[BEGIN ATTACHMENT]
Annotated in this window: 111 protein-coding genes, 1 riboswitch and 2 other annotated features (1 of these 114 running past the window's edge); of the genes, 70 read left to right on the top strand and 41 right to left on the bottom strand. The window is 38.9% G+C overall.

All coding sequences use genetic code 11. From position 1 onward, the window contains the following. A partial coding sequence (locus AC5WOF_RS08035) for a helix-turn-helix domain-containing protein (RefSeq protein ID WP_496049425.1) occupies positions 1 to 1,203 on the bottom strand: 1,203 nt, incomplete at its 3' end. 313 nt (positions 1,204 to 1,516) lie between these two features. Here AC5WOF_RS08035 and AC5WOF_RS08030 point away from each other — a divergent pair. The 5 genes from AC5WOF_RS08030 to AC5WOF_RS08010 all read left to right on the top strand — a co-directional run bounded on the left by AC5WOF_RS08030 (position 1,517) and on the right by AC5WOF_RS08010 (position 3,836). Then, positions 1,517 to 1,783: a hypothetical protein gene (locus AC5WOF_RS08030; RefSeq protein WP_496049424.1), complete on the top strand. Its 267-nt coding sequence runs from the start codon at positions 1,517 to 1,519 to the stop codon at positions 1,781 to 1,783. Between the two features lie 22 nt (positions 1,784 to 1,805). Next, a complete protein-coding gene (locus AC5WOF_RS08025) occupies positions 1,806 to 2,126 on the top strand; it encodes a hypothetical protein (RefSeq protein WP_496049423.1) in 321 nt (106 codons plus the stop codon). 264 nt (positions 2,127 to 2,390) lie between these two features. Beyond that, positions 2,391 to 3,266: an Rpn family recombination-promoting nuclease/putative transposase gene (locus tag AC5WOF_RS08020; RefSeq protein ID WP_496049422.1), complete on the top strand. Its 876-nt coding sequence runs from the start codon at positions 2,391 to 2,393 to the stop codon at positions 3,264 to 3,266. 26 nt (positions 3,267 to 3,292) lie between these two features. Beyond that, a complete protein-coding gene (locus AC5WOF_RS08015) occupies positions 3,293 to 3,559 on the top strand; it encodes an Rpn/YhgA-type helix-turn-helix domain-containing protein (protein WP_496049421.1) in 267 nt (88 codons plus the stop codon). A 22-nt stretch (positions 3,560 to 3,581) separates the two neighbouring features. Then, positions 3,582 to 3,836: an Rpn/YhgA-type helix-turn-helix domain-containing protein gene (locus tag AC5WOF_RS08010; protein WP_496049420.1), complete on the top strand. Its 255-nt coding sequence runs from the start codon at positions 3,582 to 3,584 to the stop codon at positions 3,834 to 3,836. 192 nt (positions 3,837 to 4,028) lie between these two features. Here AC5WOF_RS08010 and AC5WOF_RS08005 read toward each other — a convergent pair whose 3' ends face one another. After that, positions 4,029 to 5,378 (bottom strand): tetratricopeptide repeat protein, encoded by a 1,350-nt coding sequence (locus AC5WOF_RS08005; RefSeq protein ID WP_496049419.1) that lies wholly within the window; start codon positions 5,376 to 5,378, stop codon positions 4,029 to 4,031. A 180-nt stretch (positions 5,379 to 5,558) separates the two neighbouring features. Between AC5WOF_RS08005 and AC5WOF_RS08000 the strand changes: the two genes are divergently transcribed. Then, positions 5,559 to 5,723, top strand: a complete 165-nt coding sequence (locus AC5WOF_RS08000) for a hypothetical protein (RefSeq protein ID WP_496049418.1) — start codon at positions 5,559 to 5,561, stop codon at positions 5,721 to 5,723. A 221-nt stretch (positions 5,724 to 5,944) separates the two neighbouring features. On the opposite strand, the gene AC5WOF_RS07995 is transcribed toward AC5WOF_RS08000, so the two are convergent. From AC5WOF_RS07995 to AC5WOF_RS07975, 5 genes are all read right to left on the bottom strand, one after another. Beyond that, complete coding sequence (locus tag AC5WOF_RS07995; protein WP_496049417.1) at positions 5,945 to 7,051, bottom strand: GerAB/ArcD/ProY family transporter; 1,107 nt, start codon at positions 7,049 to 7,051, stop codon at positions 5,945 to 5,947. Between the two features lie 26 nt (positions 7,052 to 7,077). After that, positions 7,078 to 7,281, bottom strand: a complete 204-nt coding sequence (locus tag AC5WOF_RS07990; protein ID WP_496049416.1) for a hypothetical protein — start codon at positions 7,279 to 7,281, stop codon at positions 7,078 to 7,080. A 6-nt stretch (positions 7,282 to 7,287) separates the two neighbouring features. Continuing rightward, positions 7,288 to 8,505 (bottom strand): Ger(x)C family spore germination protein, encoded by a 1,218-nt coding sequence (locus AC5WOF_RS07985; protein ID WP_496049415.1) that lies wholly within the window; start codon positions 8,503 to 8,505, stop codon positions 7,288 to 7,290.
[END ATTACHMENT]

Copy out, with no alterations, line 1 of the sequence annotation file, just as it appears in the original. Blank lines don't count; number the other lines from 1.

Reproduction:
Annotated in this window: 111 protein-coding genes, 1 riboswitch and 2 other annotated features (1 of these 114 running past the window's edge); of the genes, 70 read left to right on the top strand and 41 right to left on the bottom strand. The window is 38.9% G+C overall.